Expect the following hysterical (I mean historical) evidence to be heard and swiftly approved by the Waitangi Tribunal:

How Maui Tamed the Sun

Maui had often heard his brothers talking about how there was not enough sunlight during the day.

Night after night they would sit round the fire and discuss this problem.

No matter how early they got up, still there weren’t enough hours of sunlight for all their village duties and for hunting and fishing.

So Maui thought about what he could do to solve their problem.

Then he announced to his brothers that he had found a solution: ‘I think I can tame the Sun.’

‘Maui, don’t be so ridiculous!’ they replied. ‘No one can tame the Sun.

‘For a start, if you got anywhere near him you would be burnt to a cinder.

‘There  is no way of taming the Sun. He’s far too big and powerful.’

But Maui said, with great authority this time, ‘Look, I can tame the Sun.

‘Get all the women of the tribe to go and cut as much flax as possible — I want a really huge pile — then I will show you how to make a net that will be strong enough to capture the Sun.

‘I will make sure that he won’t go so quickly across the sky in future.’

The brothers obeyed him and when they had collected mounds of flax Maui showed them how to plait it into strong ropes.

He made long ropes and short ropes, and tied some of them together to make a net gigantic enough to catch and hold the Sun.

After many hours of plaiting they finally had enough rope and nets to please Maui.

Then he set off, equipped with his special axe, with his brothers and some men from the tribe and it took several days to reach the Sun’s resting place in the East.

After a short stop they started their preparations.

They found the cave from which the Sun would be rising next morning and they quickly set to work covering the entrance with the net of plaited ropes.

When they were sure they had done a really good job they camouflaged the ropes with leaves and branches.

They also made themselves clay walls as a protection against the Sun’s fierce heat, and smeared the clay all over their bodies.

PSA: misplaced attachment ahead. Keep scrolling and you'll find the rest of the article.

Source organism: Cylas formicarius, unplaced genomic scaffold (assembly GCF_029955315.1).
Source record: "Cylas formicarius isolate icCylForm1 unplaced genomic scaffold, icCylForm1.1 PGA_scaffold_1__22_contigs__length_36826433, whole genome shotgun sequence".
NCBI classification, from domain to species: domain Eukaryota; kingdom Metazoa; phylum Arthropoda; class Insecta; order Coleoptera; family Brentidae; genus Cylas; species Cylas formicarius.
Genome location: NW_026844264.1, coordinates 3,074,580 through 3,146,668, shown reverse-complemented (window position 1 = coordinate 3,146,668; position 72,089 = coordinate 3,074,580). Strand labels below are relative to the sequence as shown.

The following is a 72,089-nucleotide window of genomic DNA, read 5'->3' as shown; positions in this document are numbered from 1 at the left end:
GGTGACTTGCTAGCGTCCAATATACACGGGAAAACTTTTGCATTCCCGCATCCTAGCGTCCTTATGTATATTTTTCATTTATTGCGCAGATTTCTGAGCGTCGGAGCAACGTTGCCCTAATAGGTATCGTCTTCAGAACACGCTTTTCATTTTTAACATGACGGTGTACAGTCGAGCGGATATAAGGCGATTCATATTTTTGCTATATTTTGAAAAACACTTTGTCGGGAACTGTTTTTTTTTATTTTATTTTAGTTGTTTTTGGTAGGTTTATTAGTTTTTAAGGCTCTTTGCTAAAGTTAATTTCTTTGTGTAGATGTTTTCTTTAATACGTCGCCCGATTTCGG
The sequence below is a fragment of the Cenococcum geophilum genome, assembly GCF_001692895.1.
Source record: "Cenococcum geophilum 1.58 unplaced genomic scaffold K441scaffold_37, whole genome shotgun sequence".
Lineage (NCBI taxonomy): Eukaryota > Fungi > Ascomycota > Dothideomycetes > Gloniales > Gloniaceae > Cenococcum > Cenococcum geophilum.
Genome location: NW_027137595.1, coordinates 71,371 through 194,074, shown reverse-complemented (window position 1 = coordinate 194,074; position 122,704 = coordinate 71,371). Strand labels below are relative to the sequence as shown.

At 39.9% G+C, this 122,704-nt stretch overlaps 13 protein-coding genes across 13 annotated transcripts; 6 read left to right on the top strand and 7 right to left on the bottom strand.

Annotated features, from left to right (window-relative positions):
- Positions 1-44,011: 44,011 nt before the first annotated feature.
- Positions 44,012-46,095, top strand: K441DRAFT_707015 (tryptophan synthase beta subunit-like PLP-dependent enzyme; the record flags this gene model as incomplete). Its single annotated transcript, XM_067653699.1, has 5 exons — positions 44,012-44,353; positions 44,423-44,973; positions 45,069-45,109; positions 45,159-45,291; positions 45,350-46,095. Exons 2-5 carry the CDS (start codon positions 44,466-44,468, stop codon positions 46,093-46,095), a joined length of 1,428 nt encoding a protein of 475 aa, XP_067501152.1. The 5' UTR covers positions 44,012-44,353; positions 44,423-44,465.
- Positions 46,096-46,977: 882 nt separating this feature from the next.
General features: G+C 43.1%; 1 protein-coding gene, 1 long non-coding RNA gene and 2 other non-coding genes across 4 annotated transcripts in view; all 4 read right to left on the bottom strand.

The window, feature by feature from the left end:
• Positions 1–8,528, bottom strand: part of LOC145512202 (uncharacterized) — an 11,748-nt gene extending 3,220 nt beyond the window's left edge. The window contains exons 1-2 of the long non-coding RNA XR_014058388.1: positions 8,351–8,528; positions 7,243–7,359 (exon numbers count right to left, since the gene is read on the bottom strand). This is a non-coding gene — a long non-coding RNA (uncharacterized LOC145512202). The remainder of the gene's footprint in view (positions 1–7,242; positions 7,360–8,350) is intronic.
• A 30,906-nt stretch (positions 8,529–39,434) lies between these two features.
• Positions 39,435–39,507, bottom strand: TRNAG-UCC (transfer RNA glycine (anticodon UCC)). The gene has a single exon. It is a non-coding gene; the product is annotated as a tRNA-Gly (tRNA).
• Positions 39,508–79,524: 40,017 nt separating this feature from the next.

Then they hid. 

Maui crouched down on one side of the cave and the rest of the men were on the other side.

It wasn’t long before they saw the first glimmer of light from the cave.

Then they felt the scorching heat.

The men were shaking with fear as the light grew more and more blinding and the heat more and more stifling.

They were sure that Maui’s plan would not work.

Suddenly they heard a sharp shout from Maui, ‘Pull! Pull the ropes as hard as you can.’

The net fell like a huge noose over the Sun.

Although the men were terrified that the Sun would kill them all, they pulled and strained as hard as they possibly could so that the Sun could not escape.

The Sun, who was raging at being held captive, struggled and roared.

Maui knew he had to do something more than just hold the Sun in the net so he yelled to one of his brothers to take his end of the rope.

He rushed out from the protection of his wall and, with his special axe raised high above his head, he ran towards the Sun.

Even though the heat was singing his body and his hair, he started to attack the Sun with his axe.

The Sun roared even louder. ‘What are you doing? Are you trying to kill me?’ he screamed.

‘No. I am not trying to kill you,’ answered Maui, ‘but you don’t understand.

‘You go too fast across the sky, and we are all unable to do our daily work.

‘We need more hours of light in our days for hunting and fishing, for building and repairing our village houses.’

‘Well,’ said the Sun, ‘you have given me such a battering that I don’t think I could speed across the sky now, even if I wanted to.’

‘If we release you,’ said Maui, ‘will you promise to slow your journey down?’

‘You have so weakened me that now I can only go slowly,’ answered the Sun.

Maui made him solemnly promise to do what he had asked and then he released the ropes.

Maui’s brothers and the men of the tribe watched as the Sun, slowly and stiffly, began to lift into the sky.

They all smiled at Maui — they were proud of him.

To this day, the Sun travels on his long lonely path across the sky at a very slow pace, giving us many more hours of sunlight than he used to do.

Of course, it remains to be determined exactly what quantum of extra light and heat Maui and his brothers were able to extract from the sun by slowing its passage across the sky.

But no doubt the ancestors of Messrs Durie and Rankin — those who were contemporaries of Maui — will have furnished the two expropriators (I mean experts) with the most compelling oral evidence.

‘Justice’ Durie will, I’m sure, argue that the sun’s rays were more highly prized by Maori than by the British because Maori clothes and houses were not as able to keep out the cold.

Mr Rankin, from the winterless north, will likely point to the sun god Ra’s obvious distaste for white people, since he keeps burning them.

With this sort of authoritative advocacy, Pakeha rights to the Great Golden Taonga should be gone by sundown.